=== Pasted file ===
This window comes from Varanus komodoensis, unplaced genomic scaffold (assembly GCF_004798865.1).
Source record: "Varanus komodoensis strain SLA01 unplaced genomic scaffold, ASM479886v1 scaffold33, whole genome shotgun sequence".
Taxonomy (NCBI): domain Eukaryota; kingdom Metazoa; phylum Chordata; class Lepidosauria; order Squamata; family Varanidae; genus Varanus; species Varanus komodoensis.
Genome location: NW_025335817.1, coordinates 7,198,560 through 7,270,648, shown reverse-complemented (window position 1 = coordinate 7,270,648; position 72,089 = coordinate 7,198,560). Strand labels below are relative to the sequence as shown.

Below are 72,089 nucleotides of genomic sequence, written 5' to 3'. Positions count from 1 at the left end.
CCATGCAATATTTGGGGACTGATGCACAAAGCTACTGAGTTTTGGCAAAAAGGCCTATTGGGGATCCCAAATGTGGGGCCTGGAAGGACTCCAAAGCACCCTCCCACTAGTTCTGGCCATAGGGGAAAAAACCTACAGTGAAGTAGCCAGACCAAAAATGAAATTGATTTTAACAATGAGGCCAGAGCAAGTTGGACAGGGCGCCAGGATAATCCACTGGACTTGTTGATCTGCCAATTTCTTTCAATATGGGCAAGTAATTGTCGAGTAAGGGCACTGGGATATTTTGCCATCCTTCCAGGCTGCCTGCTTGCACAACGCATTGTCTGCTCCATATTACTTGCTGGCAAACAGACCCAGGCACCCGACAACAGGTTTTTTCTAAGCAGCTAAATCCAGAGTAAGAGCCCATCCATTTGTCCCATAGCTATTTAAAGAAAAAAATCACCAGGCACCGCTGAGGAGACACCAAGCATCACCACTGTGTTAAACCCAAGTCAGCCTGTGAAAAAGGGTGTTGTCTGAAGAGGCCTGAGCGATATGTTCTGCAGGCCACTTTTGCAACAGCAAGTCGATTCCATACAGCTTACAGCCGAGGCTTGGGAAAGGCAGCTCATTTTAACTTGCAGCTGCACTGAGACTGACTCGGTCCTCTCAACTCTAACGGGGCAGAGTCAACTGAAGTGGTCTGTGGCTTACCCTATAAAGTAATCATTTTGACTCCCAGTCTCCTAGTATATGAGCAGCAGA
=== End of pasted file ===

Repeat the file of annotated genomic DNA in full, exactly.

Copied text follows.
This window comes from Varanus komodoensis, unplaced genomic scaffold (assembly GCF_004798865.1).
Source record: "Varanus komodoensis strain SLA01 unplaced genomic scaffold, ASM479886v1 scaffold33, whole genome shotgun sequence".
Taxonomy (NCBI): domain Eukaryota; kingdom Metazoa; phylum Chordata; class Lepidosauria; order Squamata; family Varanidae; genus Varanus; species Varanus komodoensis.
Genome location: NW_025335817.1, coordinates 7,198,560 through 7,270,648, shown reverse-complemented (window position 1 = coordinate 7,270,648; position 72,089 = coordinate 7,198,560). Strand labels below are relative to the sequence as shown.

Below are 72,089 nucleotides of genomic sequence, written 5' to 3'. Positions count from 1 at the left end.
CCATGCAATATTTGGGGACTGATGCACAAAGCTACTGAGTTTTGGCAAAAAGGCCTATTGGGGATCCCAAATGTGGGGCCTGGAAGGACTCCAAAGCACCCTCCCACTAGTTCTGGCCATAGGGGAAAAAACCTACAGTGAAGTAGCCAGACCAAAAATGAAATTGATTTTAACAATGAGGCCAGAGCAAGTTGGACAGGGCGCCAGGATAATCCACTGGACTTGTTGATCTGCCAATTTCTTTCAATATGGGCAAGTAATTGTCGAGTAAGGGCACTGGGATATTTTGCCATCCTTCCAGGCTGCCTGCTTGCACAACGCATTGTCTGCTCCATATTACTTGCTGGCAAACAGACCCAGGCACCCGACAACAGGTTTTTTCTAAGCAGCTAAATCCAGAGTAAGAGCCCATCCATTTGTCCCATAGCTATTTAAAGAAAAAAATCACCAGGCACCGCTGAGGAGACACCAAGCATCACCACTGTGTTAAACCCAAGTCAGCCTGTGAAAAAGGGTGTTGTCTGAAGAGGCCTGAGCGATATGTTCTGCAGGCCACTTTTGCAACAGCAAGTCGATTCCATACAGCTTACAGCCGAGGCTTGGGAAAGGCAGCTCATTTTAACTTGCAGCTGCACTGAGACTGACTCGGTCCTCTCAACTCTAACGGGGCAGAGTCAACTGAAGTGGTCTGTGGCTTACCCTATAAAGTAATCATTTTGACTCCCAGTCTCCTAGTATATGAGCAGCAGA